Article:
The idea is to target what we think the problem is, however to go to the Mayor’s point, if you look for another independent view about whether violence has got worse or better, London Ambulance Service (LAS) say they are carrying broadly the same number of people to hospital who have been submitted to violence.  Of course that tends to be at the more serious end, however it is one indicator that it is part recording, I think, and partly something serious that we have to deal with.

 

Andrew Boff AM:  Places recognise that because, just recently, I attended an event in Redbridge regarding domestic violence and there the professionals are indicating that they think that this is not just about increased reporting; that this is about an increase in domestic violence, and that is very worrying and I would ask that you do liaise with the professionals based at Redbridge Council to get their view on this particular matter, because it is always tempting to say this is just as a result of increased reporting, and I get that, and often in many headings that is the case.  However there are some professionals on the ground, and I believe that can be also confirmed by the very good independent domestic violence advisers in Croydon as well who also I believe seem to think that this is a genuine increase.  Therefore I do ask that you look at that.

 

Just, if I may press on, I issued a report, again a GLA Conservatives report, issued a report two years ago called Silence on Violence regarding the policing of sex work.  That report concluded that, while there was some very good practice going on in borough police, not with regard to the MPS who has a good record in this area; however it tended to be patchy.  Would Sir Bernard be supportive of the adoption of certain standards and professional protocols for policing sex work in the boroughs?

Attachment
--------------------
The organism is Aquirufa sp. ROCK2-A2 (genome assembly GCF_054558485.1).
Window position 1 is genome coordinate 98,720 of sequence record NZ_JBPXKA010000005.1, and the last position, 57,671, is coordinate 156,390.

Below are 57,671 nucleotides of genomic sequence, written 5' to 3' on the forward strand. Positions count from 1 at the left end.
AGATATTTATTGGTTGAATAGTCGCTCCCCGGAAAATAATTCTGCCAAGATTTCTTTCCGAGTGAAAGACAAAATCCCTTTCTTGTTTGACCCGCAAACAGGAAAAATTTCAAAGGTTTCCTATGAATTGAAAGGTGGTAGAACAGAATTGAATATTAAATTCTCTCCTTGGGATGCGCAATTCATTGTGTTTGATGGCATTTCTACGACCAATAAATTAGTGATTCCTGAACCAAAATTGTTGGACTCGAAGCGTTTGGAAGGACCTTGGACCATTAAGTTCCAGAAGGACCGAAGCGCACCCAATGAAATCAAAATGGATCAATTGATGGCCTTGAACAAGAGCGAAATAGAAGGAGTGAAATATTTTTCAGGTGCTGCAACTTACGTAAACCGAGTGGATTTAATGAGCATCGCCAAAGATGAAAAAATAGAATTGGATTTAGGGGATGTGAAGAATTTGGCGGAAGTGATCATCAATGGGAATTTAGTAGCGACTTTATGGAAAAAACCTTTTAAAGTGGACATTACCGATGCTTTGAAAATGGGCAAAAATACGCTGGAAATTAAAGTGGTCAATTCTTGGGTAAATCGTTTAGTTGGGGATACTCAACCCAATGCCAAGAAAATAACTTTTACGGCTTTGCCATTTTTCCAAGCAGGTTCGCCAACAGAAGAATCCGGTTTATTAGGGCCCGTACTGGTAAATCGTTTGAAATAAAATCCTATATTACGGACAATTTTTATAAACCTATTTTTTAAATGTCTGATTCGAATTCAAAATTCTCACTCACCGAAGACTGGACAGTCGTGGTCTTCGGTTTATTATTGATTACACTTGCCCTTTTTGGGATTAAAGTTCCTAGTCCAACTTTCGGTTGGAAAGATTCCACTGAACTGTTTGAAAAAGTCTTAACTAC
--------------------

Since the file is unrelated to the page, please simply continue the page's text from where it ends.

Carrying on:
Sir Bernard Hogan-Howe QPM (Commissioner of Police of the Metropolis):  Do you want to explain to me a minimum standard, therefore it seems to me a good idea that we have a minimum standard.  We have a broad strategy, which is about obviously first of all you can target education and health as part of the deal with the sex worker as a victim.  There is also a layer, which is about obviously, having been warned, then people obviously have to be, if they are going to be prosecuted, if they will not desist from that action, however equally it is to attack the demand, which is to make sure that the men - usually - who are seeking this trade are prosecuted where they are persistently loitering around trying to contact prostitutes.  Those are the big ways we do it.

 

Then the second side is obviously the organised crime.  Clearly much of this activity takes place off the street.  The nuisance of it being on the street is one issue, however much of it is carried out off the street and then it becomes an organised crime issue, which obviously often goes with drug supply as well as human trafficking.

 

Andrew Boff AM:  Yes.  I would be interested in seeing the evidence that you would have in supporting the view that off-street prostitution is predominantly as a result of human trafficking because that is data I have been trying --

 

Sir Bernard Hogan-Howe QPM (Commissioner of Police of the Metropolis):  Sorry, I did not say that, Andrew.  I did not say it was predominantly as a result, I said it was linked to.  That was fairly straightforward I think and everybody accepts that.

 

Andrew Boff AM:  Without doubt that does happen.  Also, I hope that, in the policing of the sector of on-street sex work that you do engage with those professional agencies, such as the very remarkable Spires [Spires Streetlink sex worker outreach service] that works in the London Boroughs of Lambeth and Southwark, and I was very privileged to be with them very late the Friday before last night, seeing the problems for myself of street prostitution on Brixton Hill, and the professionals there are asking that the police do not just attack the punters, because that is an unjoined-up form of protecting the interests of these very vulnerable people.

 

Sir Bernard Hogan-Howe QPM (Commissioner of Police of the Metropolis):  When you say “the punters”, you mean the clients?

 

Andrew Boff AM:  The clients.

 

Sir Bernard Hogan-Howe QPM (Commissioner of Police of the Metropolis):  All right.

 

Andrew Boff AM:  That there must be a much more victim-centred approach from borough police as well.  I know that in the MPS you have a very well-developed sense of what the whole range of issues are when we are talking about prostitution in general, it is much easier than just a moral judgement, however that when you do decide to pursue the clients or the customers that you do liaise with those non-governmental organisations (NGO) that are working on the ground with these very vulnerable women.